Ionizing radiation is an invisible force that is constantly around us, whether it be in the form of man-made radioactive materials such as medical radiotherapy or nuclear fuels, or in harmless naturally occurring radioactive sources (NORMs) that can be present in such things as foodstuffs, in the ground beneath our feet and within our own bodies.
In the US and UK, the amount of radiation that civilians are exposed to in their daily life generally falls well within safe parameters for annual individual radiation exposure (approximately 0.62 rem, or 620 millirem annually, in the US and approximately 270 millirem per year in the UK.)
But for military personnel or emergency teams, who may be called upon to respond to a range of unpredictable and potentially hazardous radiological incidents, the possibility to be exposed to high levels of ionizing radiation presents a much more serious threat.
The potential threats of radiation exposure can be many and varied - from occupational exposure in the course of civilian radiation operations (such as radiopharmaceutical incidents, hospital irradiator incident or industrial radiography) through to accidental release, illegal disposal or large-scale radiological events.
Any type of exposure to radioactivity carries with it some degree of risk. But exactly how that exposure affects an individual will depend on a variety of factors, including the energy of the radiation emissions, the activity (or disintegrations per second) of the radioactivity, how quickly the radioactivity dissipates in, and from, the body, and where in the body the radioactivity is concentrated.
In this blog post we explore three elements of radiation safety - the units of measurements used to measure radiation exposure, the effects of radioactivity on the body, and the three key factors that will determine an individual’s exposure to ionising radiation.
Units of Measurement
Different units of measure are used depending on what aspect of radioactivity is being measured, whether it be an individual’s personal radiation dose or a measure of the biological risk of exposure to radiation.
The radiation dose absorbed by a person, for example, is typically measured in units of Gray (Gy) which is a simple measure of the energy deposited per unit mass of tissue.
To measure the biological effect of an exposure, the unit of sieverts (Sv) is commonly used - or in some countries Rems or Rads - which are also the units typically found in most radiation dose meters. However, because a sievert is extremely large, the dose is often measured in terms of thousandths of a sievert - or millisieverts.
The Effects of Radiation
Exposure to radioactivity can be defined as when part, or all, of the body is irradiated. It can occur in a wide variety of situations, from very short term exposure to a high dose rate radiation field, to radioactivity being deposited externally directly onto skin or clothing, to radiation being taken in internally as the result of inhalation, ingestion or via an open wound.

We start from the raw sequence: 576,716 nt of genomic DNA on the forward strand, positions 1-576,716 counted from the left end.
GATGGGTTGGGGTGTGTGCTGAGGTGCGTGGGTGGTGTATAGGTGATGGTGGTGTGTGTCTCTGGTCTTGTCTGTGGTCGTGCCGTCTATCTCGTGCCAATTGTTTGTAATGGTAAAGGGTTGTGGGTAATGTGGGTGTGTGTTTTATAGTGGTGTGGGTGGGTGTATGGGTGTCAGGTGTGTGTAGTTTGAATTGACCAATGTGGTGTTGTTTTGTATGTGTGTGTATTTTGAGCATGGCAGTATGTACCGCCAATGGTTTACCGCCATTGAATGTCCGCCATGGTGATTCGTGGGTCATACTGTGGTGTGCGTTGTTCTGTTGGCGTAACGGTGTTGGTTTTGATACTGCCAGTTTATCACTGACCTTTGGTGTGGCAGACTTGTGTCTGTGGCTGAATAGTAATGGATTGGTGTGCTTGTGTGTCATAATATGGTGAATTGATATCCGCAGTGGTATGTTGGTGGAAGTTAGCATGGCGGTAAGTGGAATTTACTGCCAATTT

Being exposed to very high levels of radiation can result in Acute Radiation Syndrome (ARS), which in some cases can occur within a matter of seconds of coming into contact with a source of radioactivity.
Initial symptoms of ARS can include mild headache, vomiting, increased body temperature and an altered level of consciousness.
What determines radiation exposure
When determining the potential impact of an individual’s exposure to ionizing radiation, there are three factors that play a key role:
Time: The longer an individual is exposed to radiation, the higher their personal dose will be. So any reduction in the time of exposure will reduce the dose proportionally.
Distance: Inverse Square Law dictates that a specific physical quantity, or intensity, is inversely proportional to the square of the distance from the source of that physical quantity. So the greater the distance between an individual and a radioactive point source, the lower the dose will be.
Shielding: Inserting an appropriate shield between an individual and a radiation source can greatly reduce or in some cases even eliminate the dose received. So solid materials such as lead or concrete, or liquids such as water, can all act as shields to absorb the energy of radiation.
For military personal or first responders who are tasked with attending and containing radiological incidents, the risk of exposure to high levels of ionizing radiation is genuine and palpable.
As we have explored in this blog post, having an understanding of the risks and of the steps to take to avoid exposure, will play a vital role in ensuring personal safety as they carry out their duties.